Transcribed from volume I of Kansas: a cyclopedia of state history, embracing events, institutions, industries, counties, cities, towns, prominent persons, etc. ... / with a supplementary volume devoted to selected personal history and reminiscence. Standard Pub. Co. Chicago : 1912. 3 v. in 4. : front., ill., ports.; 28 cm. Vols. I-II edited by Frank W. Blackmar. Transcribed May 2002 by Carolyn Ward.


De Lassus, Carlos Dehault, soldier and lieutenant governor of Upper Louisiana, was a native of Lille, France, where he was born in 1764, but at the age of 18 years entered the Spanish army as a member of the royal guards commanded by the king himself. For his distinguished bravery in the assault on Fort Elmo in 1793 he was made lieutenant-colonel, having previously won his commission as captain of grenadiers. In the French revolution of 1793 his father was driven from his native land and found refuge in New Orleans. Owing to this fact, when Carlos was assigned to the command of a battalion of the king's body-guard in 1874, he asked to be transferred to New Orleans that he might have the privilege of being near his father in a foreign land. His request was granted, and soon after his arrival in this country he was made lieutenant-colonel of the Louisiana regiment. For about three years he was commandant at New Madrid, where he distinguished himself by the capture of five Creek Indians who were causing trouble and the execution of the leader. On Aug. 29, 1799, he was appointed lieutenant-governor of Upper Louisiana, which included the territory now comprising the State of Kansas, and remained in that office until March 9, 1804, when, pursuant to orders from the Spanish authorities, he delivered the province to Maj. Amos Stoddard, the representative of the United States government. Upon that date De Lassus issued the following proclamation to the people of the province:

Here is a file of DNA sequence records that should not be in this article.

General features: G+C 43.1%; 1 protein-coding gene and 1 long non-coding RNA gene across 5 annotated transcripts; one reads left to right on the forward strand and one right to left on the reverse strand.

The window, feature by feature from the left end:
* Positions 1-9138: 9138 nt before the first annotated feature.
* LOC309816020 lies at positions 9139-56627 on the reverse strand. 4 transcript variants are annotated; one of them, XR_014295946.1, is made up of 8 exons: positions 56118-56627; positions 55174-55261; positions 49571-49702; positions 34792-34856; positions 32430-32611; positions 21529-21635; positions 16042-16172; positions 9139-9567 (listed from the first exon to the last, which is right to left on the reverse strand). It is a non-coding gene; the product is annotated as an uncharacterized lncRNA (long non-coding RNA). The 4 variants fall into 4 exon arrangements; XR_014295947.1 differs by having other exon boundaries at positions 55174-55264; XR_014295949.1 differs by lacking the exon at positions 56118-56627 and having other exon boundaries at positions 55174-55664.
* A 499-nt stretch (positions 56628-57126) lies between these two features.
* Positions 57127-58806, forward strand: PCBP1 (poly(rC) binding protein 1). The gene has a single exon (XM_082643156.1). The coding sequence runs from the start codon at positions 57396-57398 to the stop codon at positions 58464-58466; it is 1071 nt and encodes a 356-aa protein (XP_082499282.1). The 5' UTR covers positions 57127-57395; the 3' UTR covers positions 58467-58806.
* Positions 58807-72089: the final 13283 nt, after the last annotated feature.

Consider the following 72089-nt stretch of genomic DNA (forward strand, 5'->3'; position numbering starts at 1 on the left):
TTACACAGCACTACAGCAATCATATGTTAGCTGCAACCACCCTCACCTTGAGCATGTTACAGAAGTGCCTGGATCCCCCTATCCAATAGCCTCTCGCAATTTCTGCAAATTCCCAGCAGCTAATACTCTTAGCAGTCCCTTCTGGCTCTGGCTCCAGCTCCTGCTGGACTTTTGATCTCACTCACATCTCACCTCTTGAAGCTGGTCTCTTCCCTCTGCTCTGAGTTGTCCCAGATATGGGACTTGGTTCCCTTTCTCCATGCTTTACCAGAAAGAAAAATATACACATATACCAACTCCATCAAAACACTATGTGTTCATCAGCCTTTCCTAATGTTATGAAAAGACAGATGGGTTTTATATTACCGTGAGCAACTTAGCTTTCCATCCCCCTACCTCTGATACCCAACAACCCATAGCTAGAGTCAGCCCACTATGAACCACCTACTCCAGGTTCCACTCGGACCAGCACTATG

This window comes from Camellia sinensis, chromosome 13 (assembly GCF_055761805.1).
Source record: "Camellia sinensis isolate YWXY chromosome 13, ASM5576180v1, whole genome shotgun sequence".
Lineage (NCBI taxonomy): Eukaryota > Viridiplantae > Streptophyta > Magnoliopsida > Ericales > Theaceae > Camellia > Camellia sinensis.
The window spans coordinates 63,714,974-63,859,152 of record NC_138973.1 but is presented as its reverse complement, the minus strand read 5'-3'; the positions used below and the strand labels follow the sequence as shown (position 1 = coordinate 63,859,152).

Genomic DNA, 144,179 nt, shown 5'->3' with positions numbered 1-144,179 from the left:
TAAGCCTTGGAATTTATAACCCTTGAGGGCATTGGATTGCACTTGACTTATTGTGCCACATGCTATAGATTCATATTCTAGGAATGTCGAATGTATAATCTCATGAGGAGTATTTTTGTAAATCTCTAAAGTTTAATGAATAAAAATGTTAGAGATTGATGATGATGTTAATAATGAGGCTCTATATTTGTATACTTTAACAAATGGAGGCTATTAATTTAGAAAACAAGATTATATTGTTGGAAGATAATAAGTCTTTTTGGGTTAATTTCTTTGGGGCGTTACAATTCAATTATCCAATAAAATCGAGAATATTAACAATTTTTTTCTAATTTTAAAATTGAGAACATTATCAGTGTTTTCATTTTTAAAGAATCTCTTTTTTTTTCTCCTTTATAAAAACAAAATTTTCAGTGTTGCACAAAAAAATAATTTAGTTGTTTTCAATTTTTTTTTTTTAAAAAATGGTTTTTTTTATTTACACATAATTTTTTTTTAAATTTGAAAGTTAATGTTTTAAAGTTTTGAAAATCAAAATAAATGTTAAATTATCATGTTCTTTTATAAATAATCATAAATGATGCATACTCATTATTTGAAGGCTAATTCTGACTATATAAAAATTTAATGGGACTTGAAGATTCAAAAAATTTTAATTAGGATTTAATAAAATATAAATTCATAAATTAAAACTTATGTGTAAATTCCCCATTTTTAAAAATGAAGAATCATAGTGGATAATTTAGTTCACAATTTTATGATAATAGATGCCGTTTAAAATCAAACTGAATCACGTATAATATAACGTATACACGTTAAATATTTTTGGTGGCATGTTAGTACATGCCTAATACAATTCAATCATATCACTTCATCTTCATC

"Inhabitants of Upper Louisiana; By the King's command, I am about to deliver up this post and its dependencies. The flag under which you have been protected for a period of nearly 36 years is about to be withdrawn. From this moment you are released from the oath of fidelity you took to support it. The fidelity and courage with which you have guarded and defended it will never he forgotten; and in my character of representative I entertain the most sincere wishes for your perfect prosperity."

De Lassus remained at St. Louis until the following autumn, when he was ordered with his regiment to Florida. For a time he was stationed at Pensacola, and later was appointed governor of West Florida, with headquarters at Baton Rouge. Here he was captured by local militia in the uprising of 1810. Shortly after this he resigned his commission and became a private citizen of New Orleans, where he died on May 1, 1842.

Pages 505-506 from volume I of Kansas: a cyclopedia of state history, embracing events, institutions, industries, counties, cities, towns, prominent persons, etc. ... / with a supplementary volume devoted to selected personal history and reminiscence. Standard Pub. Co. Chicago : 1912. 3 v. in 4. : front., ill., ports.; 28 cm. Vols. I-II edited by Frank W. Blackmar. Transcribed May 2002 by Carolyn Ward.

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VOLUME I

TITLE PAGE / LIST OF ILLUSTRATIONS
INTRODUCTION

A | B | C | D | E | F | G | H | I

VOLUME II

TITLE PAGE / LIST OF ILLUSTRATIONS

J | K | L | Mc | M | N | O | P | Q | R | S | T | U | V | W | X | Y | Z

VOLUME III

BIOGRAPHICAL INDEXES


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